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CPR increases a person’s chance of survival when they go into sudden cardiac arrest- when the heart malfunctions and stops beating un-expectantly. Heart attacks can lead to cardiac arrest because they weaken the heart muscles. This is why it is important to know the warning signs of a heart attack and get medical attention as soon as possible.
While sudden cardiac arrest most often occurs due to complications from heart attacks, it can also be caused by physical stress as from intense physical activity, inherited disorders, or changes in the heart’s size or structure.
The full CPR process includes a continuous cycle of 30 chest compressions followed by 2 rescue breaths. By manually pumping the blood through the body with chest compressions and administering oxygen with the breaths, you are acting as the heart for the victim.
However, if you are uncomfortable or not trained to administer rescue breaths for the individual, then you can still do continuous cycles of just chest compressions. This is known as hands-only CPR. In an emergency situation, hands-only CPR is more effective than doing nothing at all.
Note: CPR must only be performed if the person is unconscious. This means that he/she is not responsive if you yell and forcefully tap on the shoulder. You should not perform CPR if the person is breathing normally. If he/she is making noisy, infrequent gasps this is called an agonal breath and you should not count this as regular breathing- you can perform CPR.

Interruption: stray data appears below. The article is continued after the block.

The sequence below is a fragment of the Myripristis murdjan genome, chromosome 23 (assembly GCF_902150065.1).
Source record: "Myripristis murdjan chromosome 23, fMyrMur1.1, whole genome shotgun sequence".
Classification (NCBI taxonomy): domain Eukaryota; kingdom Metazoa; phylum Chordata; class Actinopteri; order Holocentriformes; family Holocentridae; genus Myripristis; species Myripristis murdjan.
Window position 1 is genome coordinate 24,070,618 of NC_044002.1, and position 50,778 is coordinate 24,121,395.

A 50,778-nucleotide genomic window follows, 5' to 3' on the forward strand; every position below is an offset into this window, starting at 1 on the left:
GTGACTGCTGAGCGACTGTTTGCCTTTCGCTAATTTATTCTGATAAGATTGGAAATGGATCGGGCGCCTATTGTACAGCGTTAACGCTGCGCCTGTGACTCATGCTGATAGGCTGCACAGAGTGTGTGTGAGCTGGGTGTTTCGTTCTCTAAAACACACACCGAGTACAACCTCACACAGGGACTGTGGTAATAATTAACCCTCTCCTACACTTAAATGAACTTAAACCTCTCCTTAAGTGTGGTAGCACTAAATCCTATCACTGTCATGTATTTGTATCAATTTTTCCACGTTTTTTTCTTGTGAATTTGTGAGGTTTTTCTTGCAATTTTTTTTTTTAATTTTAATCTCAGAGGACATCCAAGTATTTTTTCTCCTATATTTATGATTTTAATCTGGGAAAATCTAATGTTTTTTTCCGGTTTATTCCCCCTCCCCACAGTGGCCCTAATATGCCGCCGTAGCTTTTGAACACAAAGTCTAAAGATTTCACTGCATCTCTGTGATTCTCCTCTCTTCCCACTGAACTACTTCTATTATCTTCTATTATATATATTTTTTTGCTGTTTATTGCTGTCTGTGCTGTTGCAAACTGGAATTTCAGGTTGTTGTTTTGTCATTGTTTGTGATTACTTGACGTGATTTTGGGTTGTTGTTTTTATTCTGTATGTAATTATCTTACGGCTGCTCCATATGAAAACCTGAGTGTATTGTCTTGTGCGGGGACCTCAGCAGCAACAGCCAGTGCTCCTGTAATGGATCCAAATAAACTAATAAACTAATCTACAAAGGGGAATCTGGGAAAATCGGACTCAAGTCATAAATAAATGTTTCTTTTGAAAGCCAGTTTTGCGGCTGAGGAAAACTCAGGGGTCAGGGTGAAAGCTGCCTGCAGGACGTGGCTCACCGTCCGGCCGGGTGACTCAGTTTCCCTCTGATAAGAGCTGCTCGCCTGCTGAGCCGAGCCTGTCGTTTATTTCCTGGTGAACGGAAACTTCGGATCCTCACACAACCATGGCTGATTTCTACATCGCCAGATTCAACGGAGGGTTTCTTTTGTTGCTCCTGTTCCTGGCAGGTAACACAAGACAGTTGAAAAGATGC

For more information about CPR and how to become CPR certified, please contact your local organization.
Automated External Defibrillator (AED)
An AED is a small portable defibrillator that is used to restart a person’s heart when they are suffering a sudden cardiac arrest. It starts by analyzing the person’s heart rhythm and then sends an electric shock to the heart to get the heart to beat normally again. They are easy for a lay person to use because all one has to do is turn it on and follow the instructions prompted by the AED. Although certification is highly recommended, any lay person can operate an AED in an emergency situation.
Symposium on 'Fixed-dose combinations for CVD and hypertension' at the London School of Hygiene & Tropical Medicine
Positioning Circulatory Health in Universal Health Coverage: The Case for Hypertension Control
Impressive report of the campaign #ConoceTusNúmeros (#KnowYourNumbers) for World Hypertension week in the Americas
Protect your heart